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Baker explains why he pulled Strasburg during his no-hit bid

Baker explains why he pulled Strasburg during his no-hit bid

Even before Sunday, it seemed likely that the Nationals would handle Stephen Strasburg with care in his first outing back from a 15-day disabled list stint. 

But the performance he delivered in the Nats' 12-1 romp of the Cincinnati Reds was just dominant enough to test that approach, putting Dusty Baker in a classic managerial quandary: should Strasburg, who hadn't allowed a hit on 93 pitches through six shutout innings, be allowed to go for the no-hitter? Or is the risk of future injury not worth the reward? 

As it turns out, history would take a backseat to health. Though Strasburg took the no-no through 6 2/3 innings, he had thrown 109 pitches — too many, in Baker's opinion, to keep going. 

"It’s tough taking a guy out of a no-hitter," the manager said. "But we have to think about the future and where he had come from off the DL."

The call to remove Strasburg was antithetical to the popular notion that Baker has a tendency to overwork his starters. In this instance, it was clear that the pitch count was too high, so Strasburg didn't sound particularly disappointed that his manager opted to take the ball from him in the seventh. 

"Yeah, I understand where he’s coming from," he said of Baker's decision. "There’s more important things, hopefully, down the road for this team."

Though hopes of a historically special outing were dashed, Strasburg's start saw him pick up right where he left off prior to suffering an upper back strain two weeks ago. Sunday's effort raised his record to 11-0, making him the first National League pitcher to accomplish the feat since Andy Hawkins did it in 1985. 

"I felt pretty good," Strasburg said. "I just told myself today not to have too high expectations as far as execution and just really make it a point not make it affect the next one."

The 27-year-old right hander wasn't particularly overpowering out of the gate, looking erratic in the strike zone as he surrendered walks to two of the game's first three hitters. But that's about all the adversity he'd face against the Reds' lineup the rest of the way. In total, he registered four walks and while tallying five strikeouts. 

"He settled in," Baker said. "He threw an outstanding game. We were trying ot get him through the seventh, but his pitch count got kind of high, especially his first time out there."

When Strasburg was first placed on the DL a week ago, there was a fear among some fans that the effects of his injury could linger well past his return to the rotation. But if Sunday was any indication, it appears the Nats' best starter this season is back to his old ways. 

"It was awesome to see him come off the DL and see him throw like that," Danny Espinosa said. "He’s a huge part of this team and a huge part of a reason why we win.”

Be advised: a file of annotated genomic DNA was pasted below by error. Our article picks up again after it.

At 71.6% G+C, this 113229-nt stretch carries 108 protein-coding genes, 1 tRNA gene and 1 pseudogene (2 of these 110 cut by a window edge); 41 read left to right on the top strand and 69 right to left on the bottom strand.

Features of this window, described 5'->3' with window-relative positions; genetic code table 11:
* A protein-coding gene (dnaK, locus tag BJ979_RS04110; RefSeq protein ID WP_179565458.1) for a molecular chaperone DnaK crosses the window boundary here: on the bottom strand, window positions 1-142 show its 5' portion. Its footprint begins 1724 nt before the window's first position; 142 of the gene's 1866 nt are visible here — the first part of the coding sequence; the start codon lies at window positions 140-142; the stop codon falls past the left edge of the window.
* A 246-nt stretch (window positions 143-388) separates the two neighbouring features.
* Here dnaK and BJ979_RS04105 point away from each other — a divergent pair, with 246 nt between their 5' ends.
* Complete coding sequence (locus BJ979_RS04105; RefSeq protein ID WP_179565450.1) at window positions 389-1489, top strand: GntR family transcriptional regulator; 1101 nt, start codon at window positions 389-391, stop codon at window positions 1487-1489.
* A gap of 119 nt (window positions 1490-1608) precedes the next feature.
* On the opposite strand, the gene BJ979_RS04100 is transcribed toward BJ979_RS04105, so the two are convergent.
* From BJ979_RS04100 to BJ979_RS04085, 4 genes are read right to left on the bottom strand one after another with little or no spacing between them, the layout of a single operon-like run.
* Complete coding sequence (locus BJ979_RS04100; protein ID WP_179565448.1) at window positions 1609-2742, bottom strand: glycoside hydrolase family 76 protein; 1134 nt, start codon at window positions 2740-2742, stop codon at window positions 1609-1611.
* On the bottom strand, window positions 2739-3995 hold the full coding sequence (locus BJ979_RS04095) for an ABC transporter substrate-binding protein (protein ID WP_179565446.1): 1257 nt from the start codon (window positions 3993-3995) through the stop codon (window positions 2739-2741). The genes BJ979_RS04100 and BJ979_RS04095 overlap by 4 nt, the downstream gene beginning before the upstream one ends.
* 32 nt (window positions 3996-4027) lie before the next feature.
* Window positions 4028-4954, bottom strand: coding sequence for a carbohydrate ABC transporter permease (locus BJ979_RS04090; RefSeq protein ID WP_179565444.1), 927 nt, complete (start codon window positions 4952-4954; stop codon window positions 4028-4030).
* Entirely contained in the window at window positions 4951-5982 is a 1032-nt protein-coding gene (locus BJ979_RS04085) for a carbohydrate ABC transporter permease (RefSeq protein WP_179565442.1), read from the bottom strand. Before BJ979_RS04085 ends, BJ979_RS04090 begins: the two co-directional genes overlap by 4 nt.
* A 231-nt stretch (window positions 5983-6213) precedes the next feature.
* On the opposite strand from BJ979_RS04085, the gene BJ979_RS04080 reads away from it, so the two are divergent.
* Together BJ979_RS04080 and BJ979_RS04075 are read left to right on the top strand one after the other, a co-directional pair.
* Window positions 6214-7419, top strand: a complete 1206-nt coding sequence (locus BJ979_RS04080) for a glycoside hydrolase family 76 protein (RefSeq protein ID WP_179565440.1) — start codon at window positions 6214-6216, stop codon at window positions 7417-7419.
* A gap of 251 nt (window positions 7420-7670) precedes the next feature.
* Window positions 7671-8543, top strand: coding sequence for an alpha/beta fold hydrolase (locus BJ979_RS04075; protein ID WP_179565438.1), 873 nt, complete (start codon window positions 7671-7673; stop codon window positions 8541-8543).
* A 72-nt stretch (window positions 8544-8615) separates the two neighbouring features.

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With Ross placed on 60-day DL, Nationals agree to 1-year deal with veteran reliever

With Ross placed on 60-day DL, Nationals agree to 1-year deal with veteran reliever

WASHINGTON  -- The Washington Nationals say they have agreed to a one-year deal with 40-year-old reliever Joaquin Benoit.

The team announced the move Wednesday, along with placing pitcher Joe Ross on the 60-day disabled list as he recovers from Tommy John surgery in July.

The Nationals didn't release terms of the agreement, though a person with knowledge of the deal told The Associated Press on Monday that it was for $1 million.

The person spoke to the AP on condition of anonymity because the deal wasn't official at the time.

MORE NATIONALS: FULL 2018 SPRING TRAINING SCHEDULE

Benoit is a right-hander who first reached the big leagues in 2001. 

He has played for eight teams, finishing last year with Pittsburgh.

He has 764 career appearances, going 58-49 with a 3.83 ERA and 53 saves.

RELATED: 2018 MLB BETTING ODDS

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It's Day 1 of spring training and Bryce Harper is already done taking questions regarding his future

It's Day 1 of spring training and Bryce Harper is already done taking questions regarding his future

So if you have not heard, Bryce Harper is going to be an unrestricted free agent at the end of the 2018 season.

All off-season talking heads, baseball aficionados, radio hosts, etc. were speculating on where the outfielder’s destination will be next year.

And we are still a year away from it actually happening.

RELATED: VEGAS SETS OVER/UNDERS FOR 2018 MLB SEASON

Reporting to spring training on Monday, Harper did not waste any time telling the media how his press conferences were going to play out this season.

“If guys do [ask], or talk anything about that, I will be walking right out the door.”

Entering his seventh season with the Washington Nationals, the 25-year-old is coming off the second-best season, statistically, of his career. The 2015 NL MVP has hit .285 in his career, with 150 home runs and 421 RBIs. Unquestionably he is the face of the Nationals’ organization, if not, the best player in the team’s history.

If he does end the season without a contract extension, he will join Rafael Palmeiro, Alex Rodriguez, Randy Johnson, and Barry Bonds as the top sought out free agents in MLB history.

One thing is for certain in terms of Harper’s free agency; Harper has given no inclination on where his landing spot will be.  The top three cities are of course his favorite childhood team, the New York Yankees; joining with one of his closest friends with the Chicago Cubs; or just staying with Washington.

Wherever he does land, it does appear that it will be the largest contract given to a free agent ever.

As for now we just wait and direct any of your calls to his agent Scott Boras.

READ ALSO: NATIONALS FULL SPRING TRAINING SCHEDULE